The American dollar is the overall winner this 2018, despite being battered in these last days of the year. The DXY recovered from a yearly low of 88.25 achieved early February to a 17-month high of 97.71 in December, now battling in the mid 96s. Much of dollar strength came from the US Federal Reserve and its tightening policy, two steps ahead of any other central bank. But it also benefited from weakness somewhere else, mostly focused in political trouble in the Old Continent.
US Dollar Index off YTD peaks near 97.40 on data
The greenback is now trading on a volatile fashion, coming down from fresh 2019 highs near the 97.40 region when tracked by the US Dollar Index (DXY) to the current 97.00 neighbourhood.
SPECIAL YEARLY FORECAST
1. Latest News & Analysis
2. Technical Overview
DXY PRICE SENTIMENT
DOLLAR INDEX PIVOT POINTS
3. Fundamental Overview
DXY FUNDAMENTALS TODAY
4. Big picture
The performance of the U.S. Dollar Index (orange line) since December 2015, compared to the performance of the S&P 500 stock index (green line), the Spot Gold price (brown line) and the Dow Jones Utilities Average, a proxy for the U.S. 10-Year Treasuries (inverted). Zoom on the chart to get more history.
BULLISH PERCENT INDEX
The Bullish Percent Index measures how strong a currency is against a basket of other 20 currencies.
For each of these currencies a cross rate is calculated and plotted on a price and figure chart.
It then evaluates how many of these crosses are on bullish mode.
The percentage indicates how bullish that currency was against all the other 20, as of yesterday's close.
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Dollar Index, USDX
HISTORIC HIGHS AND LOWS FOR DOLLAR INDEX
- All-time records: Max: 211799.99 on 01/03/2017 - Min: 28.00 on 08/08/1896
- Last 12 months (March 2016-March 2017): Max: 21799.99 on 01/03/2017 - Min: 15450.06 on 20/01/2016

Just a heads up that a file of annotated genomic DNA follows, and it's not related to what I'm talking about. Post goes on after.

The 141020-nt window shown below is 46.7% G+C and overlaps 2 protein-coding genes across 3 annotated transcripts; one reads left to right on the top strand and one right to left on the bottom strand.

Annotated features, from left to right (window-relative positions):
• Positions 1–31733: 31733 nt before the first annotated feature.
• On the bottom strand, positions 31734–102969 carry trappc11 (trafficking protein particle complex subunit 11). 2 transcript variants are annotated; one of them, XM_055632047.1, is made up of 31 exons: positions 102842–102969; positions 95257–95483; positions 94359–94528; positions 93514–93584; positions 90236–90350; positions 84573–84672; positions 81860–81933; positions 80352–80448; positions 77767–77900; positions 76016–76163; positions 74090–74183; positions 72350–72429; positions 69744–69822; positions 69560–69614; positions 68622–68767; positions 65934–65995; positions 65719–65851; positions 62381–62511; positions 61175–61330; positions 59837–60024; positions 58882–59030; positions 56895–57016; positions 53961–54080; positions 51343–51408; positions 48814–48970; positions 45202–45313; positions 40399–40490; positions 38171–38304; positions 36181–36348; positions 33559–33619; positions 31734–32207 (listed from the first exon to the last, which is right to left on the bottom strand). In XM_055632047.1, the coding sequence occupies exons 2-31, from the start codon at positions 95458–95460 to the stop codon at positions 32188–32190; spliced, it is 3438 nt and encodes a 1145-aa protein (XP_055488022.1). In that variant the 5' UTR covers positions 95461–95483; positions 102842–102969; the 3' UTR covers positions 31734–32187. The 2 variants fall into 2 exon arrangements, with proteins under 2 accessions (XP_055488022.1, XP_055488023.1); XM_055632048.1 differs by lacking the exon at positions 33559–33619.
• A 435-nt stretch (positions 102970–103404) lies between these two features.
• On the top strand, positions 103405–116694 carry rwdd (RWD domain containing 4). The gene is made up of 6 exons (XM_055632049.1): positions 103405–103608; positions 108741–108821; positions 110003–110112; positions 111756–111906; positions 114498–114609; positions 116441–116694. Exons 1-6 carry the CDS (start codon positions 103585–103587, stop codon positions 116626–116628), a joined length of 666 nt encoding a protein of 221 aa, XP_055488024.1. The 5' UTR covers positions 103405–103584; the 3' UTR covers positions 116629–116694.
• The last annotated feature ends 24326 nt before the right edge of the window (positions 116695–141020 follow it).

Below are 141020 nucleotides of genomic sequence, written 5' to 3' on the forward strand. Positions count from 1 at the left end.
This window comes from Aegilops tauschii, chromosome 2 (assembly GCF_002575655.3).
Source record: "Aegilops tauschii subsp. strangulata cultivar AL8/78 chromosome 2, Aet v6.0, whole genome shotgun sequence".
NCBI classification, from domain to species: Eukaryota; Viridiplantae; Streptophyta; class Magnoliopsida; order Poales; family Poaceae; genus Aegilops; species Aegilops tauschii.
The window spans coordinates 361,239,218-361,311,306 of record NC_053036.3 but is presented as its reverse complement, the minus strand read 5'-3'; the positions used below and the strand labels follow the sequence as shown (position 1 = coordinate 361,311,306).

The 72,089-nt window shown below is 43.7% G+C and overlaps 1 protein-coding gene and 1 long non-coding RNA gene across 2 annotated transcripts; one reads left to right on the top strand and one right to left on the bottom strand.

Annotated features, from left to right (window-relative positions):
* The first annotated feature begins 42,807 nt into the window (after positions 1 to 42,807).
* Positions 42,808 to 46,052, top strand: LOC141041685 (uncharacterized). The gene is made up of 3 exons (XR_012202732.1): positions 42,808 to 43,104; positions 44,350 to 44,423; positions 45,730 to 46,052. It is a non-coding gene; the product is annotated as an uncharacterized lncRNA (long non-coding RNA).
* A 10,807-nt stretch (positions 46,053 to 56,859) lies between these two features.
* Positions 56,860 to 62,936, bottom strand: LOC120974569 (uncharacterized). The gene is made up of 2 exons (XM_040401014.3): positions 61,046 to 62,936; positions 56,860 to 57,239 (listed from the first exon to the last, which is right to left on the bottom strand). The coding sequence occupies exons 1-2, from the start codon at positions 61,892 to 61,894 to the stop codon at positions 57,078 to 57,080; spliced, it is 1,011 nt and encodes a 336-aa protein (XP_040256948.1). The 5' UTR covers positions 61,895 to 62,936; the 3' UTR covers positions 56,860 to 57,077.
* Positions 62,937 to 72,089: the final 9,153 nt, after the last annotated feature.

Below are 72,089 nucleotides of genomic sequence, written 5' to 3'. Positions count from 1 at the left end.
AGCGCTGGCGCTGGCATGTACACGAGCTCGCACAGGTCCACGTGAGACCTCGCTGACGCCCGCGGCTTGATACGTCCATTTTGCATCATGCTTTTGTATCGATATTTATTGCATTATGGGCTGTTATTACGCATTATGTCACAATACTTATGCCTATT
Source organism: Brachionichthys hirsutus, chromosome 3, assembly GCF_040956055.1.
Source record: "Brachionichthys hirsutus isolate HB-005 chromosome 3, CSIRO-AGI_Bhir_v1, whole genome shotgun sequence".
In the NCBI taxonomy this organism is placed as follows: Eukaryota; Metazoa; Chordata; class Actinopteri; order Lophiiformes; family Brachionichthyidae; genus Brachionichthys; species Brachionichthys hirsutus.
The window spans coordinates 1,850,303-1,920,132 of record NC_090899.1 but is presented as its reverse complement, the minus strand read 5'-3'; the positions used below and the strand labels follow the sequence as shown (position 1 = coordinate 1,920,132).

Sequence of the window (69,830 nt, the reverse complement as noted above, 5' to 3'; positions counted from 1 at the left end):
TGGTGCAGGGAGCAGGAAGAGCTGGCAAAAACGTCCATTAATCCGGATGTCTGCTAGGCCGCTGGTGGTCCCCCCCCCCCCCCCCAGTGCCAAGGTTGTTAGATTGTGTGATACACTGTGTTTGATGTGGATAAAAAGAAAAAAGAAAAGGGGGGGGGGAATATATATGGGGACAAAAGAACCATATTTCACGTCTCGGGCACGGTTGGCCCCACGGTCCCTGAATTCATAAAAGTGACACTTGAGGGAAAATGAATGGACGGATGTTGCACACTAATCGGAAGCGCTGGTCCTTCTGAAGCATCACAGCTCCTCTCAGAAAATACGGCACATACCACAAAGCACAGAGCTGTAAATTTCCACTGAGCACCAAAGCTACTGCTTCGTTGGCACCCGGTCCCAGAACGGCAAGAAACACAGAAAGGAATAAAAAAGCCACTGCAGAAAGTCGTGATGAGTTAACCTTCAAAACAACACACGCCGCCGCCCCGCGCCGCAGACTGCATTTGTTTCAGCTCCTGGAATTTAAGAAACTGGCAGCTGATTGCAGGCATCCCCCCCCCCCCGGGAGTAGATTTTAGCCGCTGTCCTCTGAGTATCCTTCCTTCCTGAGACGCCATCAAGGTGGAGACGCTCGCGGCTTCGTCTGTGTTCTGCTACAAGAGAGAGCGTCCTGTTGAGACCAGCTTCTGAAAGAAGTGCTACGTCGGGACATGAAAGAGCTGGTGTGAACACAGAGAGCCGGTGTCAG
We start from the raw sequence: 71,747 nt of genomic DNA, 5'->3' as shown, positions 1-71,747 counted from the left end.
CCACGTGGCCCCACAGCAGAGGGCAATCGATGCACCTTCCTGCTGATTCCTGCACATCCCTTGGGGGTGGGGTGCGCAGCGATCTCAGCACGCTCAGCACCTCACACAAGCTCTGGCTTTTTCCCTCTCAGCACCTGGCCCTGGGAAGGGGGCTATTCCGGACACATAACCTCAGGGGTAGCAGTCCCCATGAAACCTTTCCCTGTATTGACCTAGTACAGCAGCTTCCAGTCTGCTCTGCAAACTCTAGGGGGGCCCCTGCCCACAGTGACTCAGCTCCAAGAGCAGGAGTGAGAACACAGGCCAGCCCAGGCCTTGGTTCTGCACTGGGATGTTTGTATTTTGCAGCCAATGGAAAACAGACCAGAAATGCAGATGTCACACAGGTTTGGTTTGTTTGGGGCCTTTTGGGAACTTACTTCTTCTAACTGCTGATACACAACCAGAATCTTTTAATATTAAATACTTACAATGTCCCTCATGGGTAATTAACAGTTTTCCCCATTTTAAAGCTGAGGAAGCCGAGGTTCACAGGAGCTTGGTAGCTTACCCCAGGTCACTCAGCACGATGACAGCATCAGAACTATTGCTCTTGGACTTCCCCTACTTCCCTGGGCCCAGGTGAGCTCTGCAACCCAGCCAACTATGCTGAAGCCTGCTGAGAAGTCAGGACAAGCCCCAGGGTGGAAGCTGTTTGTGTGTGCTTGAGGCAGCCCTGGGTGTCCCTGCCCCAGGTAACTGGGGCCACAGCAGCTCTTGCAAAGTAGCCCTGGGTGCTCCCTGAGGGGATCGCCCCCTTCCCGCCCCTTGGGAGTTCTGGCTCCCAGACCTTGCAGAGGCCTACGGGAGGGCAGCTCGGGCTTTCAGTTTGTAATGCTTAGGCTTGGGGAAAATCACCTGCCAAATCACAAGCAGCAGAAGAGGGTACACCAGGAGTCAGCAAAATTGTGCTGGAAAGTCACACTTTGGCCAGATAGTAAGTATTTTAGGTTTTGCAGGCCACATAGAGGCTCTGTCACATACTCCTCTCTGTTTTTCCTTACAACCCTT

- Last 5 years (March 2011-March 2016): Max: 21799.99 on 01/03/2017 - Min: 12035.01 on 05/06/2012
ORGANIZATIONS, PEOPLE AND ECONOMIC DATA THAT INFLUENCE DOLLAR INDEX
The US Dollar Index news can be seriously affected by the decisions taken by this organizations and people:
- Fed, the Federal Reserve of the United States whose president is Janet Yellen. The Fed controls the monetary policy, through active duties such as managing interest rates, setting the reserve requirement, and acting as a lender of last resort to the banking sector during times of bank insolvency or financial crisis.
- The US Government (and its President Donald Trump): events as administration statements, budget, new laws and regulations or fiscal policy can increase or decrease the value of the Dollar Index.
- The US Treasury Dept that defines its role as “the steward of U.S. economic and financial systems, and as an influential participant in the world economy.” Its President is Steven Mnuchin.
- US GDP (Gross Domestic Product), the total market value of all final goods and services produced in the United States of America. It is a gross measure of market activity because it indicates the pace at which a country's economy is growing or decreasing. Generally speaking, a high reading or a better than expected number is seen as positive for the Dollar Index, while a low reading is negative.
WANT TO LEARN MORE ON US DOLLAR INDEX?
When I write the Online Trading Academy Forex newsletter, I give my opinion about what I believe is happening to the currencies of the world based on the news I hear, the experts I follow, and my personal experiences of the economic cycles I have seen in the past. This fundamental information helps me understand what reports and indicators the economists of the world believe will shape future events.
Have you watched the US Dollar Index (USDX) Futures contract trade during the day? Do you notice that with each price change the intervals are always a minimum tick of .005? And then at the end of the day when you look at your daily candle of the USDX you see a closing price like 97.197.
Over the last few months especially, there’s been a lot of focus in the world of Currency Trading upon the state of the US Dollar. No matter what your opinion is of the Greenback, it is still, without question, regarded as the world’s primary reserve currency and holds its weight of recognition across the board.